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UNM biomedical engineering sophomore Lynne Tucker, left, German senior Nate Webb, center, and political science junior Torin Hovander, right, destroy a cardboard replica of the Berlin Wall outside the Humanities Building on Monday afternoon. Sunday, Nov. 9 commemorated the 25th anniversary of the Berlin Wall being brought down.

UNM biomedical engineering sophomore Lynne Tucker, left, German senior Nate Webb, center, and political science junior Torin Hovander, right, destroy a cardboard replica of the Berlin Wall outside the Humanities Building on Monday afternoon. Sunday, Nov. 9 commemorated the 25th anniversary of the Berlin Wall being brought down.

German Club commemorates fall of Berlin Wall

These phrases and others were scrawled in German and English on a replica of the Berlin Wall erected by the UNM German Club on Monday in front of the Humanities building. The replica commemorated Sunday’s 25th anniversary of the fall of the Berlin Wall, a Cold War relic that divided East and West Germany.

“We wanted to remind people about the wall and what it was all about,” said Dave Simone, a graduate student studying philosophy and one of the event’s organizers. “People are still oppressed in the world today by symbolic representations. The wall was a physical representation.”

From 10 a.m. to 4 p.m., students were able to interact with the wall, using paint to write and draw on it as they pleased. They were treated to hot chocolate and cider, courtesy of the German Club, as well as pamphlets with information about the Berlin Wall.

German Club members educated visiting students about the wall and various individuals who tried to climb it. One such person was Peter Fechter, who was shot and bled out in the no-man’s land in the center of the wall, after both the East and West sides refused to help, Simone said.

Just two hours into Monday’s event the wall was covered with peace signs, hearts and anti-war sentiments reminiscent of the graffiti that covered the real Berlin Wall for 28 years.

German Club President Nate Webb, a junior German major, said the wall’s fall was a global victory, but the biggest victory belonged to Germany.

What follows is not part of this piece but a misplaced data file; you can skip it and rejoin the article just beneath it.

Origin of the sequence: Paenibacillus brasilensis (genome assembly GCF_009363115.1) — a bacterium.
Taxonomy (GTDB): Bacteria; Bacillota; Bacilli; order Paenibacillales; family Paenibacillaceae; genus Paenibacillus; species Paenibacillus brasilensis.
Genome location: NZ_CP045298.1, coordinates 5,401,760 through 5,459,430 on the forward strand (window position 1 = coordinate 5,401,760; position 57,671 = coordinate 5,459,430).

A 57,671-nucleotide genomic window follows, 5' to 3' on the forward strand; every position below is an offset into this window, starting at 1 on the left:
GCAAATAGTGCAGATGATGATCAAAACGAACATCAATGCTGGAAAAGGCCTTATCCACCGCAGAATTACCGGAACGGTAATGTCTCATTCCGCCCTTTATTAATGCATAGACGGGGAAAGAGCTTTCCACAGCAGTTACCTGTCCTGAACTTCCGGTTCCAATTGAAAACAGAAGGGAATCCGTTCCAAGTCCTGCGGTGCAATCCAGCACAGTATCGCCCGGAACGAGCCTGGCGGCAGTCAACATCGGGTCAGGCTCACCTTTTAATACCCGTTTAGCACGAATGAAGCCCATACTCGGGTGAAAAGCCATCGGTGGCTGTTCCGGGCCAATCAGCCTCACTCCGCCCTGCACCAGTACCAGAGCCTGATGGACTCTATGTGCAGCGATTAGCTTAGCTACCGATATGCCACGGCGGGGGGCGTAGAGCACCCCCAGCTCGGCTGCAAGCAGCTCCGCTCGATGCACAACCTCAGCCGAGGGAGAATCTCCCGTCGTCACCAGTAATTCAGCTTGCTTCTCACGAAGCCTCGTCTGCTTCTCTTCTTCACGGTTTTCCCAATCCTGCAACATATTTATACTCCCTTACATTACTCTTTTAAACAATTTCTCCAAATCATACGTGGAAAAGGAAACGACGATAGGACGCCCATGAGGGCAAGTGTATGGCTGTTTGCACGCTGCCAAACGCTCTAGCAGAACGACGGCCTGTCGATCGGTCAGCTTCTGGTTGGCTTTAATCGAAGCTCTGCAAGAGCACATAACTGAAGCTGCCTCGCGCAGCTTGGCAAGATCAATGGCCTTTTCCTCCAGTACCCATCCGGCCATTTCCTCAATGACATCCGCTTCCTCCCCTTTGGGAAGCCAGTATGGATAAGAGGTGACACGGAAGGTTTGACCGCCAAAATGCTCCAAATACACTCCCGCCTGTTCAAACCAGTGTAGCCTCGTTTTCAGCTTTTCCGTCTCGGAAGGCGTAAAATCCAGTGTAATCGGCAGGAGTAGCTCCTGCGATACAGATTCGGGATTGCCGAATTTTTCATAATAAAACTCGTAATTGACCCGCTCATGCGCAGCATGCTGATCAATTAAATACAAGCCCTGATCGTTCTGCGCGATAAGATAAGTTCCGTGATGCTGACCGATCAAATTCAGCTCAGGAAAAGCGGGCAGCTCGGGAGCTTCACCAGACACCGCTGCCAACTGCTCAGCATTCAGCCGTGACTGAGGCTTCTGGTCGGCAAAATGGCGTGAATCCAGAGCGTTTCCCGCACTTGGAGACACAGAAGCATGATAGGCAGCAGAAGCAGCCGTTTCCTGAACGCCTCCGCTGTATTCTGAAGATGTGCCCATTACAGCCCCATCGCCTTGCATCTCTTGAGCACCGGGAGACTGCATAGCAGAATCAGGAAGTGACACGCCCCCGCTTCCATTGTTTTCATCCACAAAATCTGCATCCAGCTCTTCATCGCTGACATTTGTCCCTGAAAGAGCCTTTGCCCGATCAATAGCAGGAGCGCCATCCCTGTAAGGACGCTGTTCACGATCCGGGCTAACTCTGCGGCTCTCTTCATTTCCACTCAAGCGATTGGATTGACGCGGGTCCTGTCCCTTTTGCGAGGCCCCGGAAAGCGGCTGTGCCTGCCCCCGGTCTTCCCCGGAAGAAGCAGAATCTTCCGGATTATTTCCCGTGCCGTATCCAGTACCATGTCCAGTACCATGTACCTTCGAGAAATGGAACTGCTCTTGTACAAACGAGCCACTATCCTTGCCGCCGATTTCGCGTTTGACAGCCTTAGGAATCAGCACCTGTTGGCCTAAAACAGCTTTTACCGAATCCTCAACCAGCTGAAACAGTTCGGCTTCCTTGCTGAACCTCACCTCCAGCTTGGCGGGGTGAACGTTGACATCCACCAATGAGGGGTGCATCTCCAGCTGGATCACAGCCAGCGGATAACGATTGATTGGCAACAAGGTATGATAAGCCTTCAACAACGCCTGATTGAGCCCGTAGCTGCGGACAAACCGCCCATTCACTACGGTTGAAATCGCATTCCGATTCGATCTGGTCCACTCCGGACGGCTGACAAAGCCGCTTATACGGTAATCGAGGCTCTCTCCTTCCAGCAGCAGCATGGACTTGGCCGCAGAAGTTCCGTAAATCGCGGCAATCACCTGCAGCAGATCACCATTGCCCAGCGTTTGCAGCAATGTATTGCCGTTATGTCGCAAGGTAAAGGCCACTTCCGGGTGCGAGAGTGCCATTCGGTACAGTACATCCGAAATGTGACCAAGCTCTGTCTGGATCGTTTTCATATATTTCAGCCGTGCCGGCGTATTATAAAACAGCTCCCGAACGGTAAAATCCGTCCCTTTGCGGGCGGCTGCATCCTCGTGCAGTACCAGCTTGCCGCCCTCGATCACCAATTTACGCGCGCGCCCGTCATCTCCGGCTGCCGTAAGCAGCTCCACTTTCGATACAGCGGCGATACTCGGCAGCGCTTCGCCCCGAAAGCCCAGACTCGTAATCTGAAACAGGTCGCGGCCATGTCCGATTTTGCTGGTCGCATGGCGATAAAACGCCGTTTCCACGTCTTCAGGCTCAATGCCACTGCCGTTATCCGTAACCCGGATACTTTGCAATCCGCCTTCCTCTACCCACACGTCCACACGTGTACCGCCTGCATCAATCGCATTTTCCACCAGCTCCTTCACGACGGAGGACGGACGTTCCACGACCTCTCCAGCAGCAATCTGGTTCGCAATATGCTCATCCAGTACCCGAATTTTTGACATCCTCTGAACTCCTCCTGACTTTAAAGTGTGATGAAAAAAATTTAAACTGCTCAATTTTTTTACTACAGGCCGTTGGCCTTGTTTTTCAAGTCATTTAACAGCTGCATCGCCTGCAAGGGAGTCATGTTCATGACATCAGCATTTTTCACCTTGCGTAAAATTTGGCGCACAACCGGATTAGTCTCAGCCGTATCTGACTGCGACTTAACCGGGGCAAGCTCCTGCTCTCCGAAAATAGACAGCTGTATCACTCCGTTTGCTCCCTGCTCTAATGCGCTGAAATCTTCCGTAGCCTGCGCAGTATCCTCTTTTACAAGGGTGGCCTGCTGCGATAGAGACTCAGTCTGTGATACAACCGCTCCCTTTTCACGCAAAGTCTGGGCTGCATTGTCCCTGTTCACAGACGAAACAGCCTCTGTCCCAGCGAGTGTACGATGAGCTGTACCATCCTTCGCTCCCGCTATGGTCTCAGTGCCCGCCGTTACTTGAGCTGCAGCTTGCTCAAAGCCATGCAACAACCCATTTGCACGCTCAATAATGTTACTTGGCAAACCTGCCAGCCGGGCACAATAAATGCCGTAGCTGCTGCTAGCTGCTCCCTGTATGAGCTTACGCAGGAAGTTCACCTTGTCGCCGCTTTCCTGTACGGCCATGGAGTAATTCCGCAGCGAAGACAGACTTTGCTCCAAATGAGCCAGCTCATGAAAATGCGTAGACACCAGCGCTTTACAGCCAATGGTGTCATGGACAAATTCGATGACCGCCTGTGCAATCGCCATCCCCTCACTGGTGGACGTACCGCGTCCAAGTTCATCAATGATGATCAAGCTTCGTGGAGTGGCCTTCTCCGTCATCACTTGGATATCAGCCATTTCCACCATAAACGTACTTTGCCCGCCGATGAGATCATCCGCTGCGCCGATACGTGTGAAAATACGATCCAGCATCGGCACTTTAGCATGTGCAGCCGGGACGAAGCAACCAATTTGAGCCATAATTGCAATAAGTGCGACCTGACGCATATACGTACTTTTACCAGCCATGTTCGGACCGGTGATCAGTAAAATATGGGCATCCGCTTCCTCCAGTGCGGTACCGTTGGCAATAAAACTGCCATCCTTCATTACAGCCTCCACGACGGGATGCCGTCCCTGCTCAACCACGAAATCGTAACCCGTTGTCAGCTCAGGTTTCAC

“For America, it meant the end of the Cold War,” Webb said. “For Germans, it was like removing an infected splinter that had been there since World War II.”

Lynne Tucker, a sophomore bioengineering major, said she built the 5-foot-wide, 6-foot-tall Berlin Wall replica from cardboard, paper mache and grip tape over the weekend.

The real Berlin Wall, erected in 1961, split Germany in two and prevented trade and freedom of movement. For years many considered it a symbol of the tyranny of communism. It ultimately came down in 1989.

But Simone said a portion of the wall still stands in Germany.

“It’s an attraction to tourists, but a stigma to the locals,” Simone said.

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The replica wall survived several attempts to be brought down by wind throughout the day, and around 4 p.m. German Club members wrecked it with fervor, mimicking the events of 1989.

Professor Katja Schröter, who was at the event, said it is important for people to be reminded that they are capable of making an impact.

“I think our event today showed that people can still change politics, especially in this country,” Schröter said.

David Lynch is a freelance reporter for The Daily Lobo. He can be reached at news@dailylobo.com or on Twitter  @RealDavidLynch.

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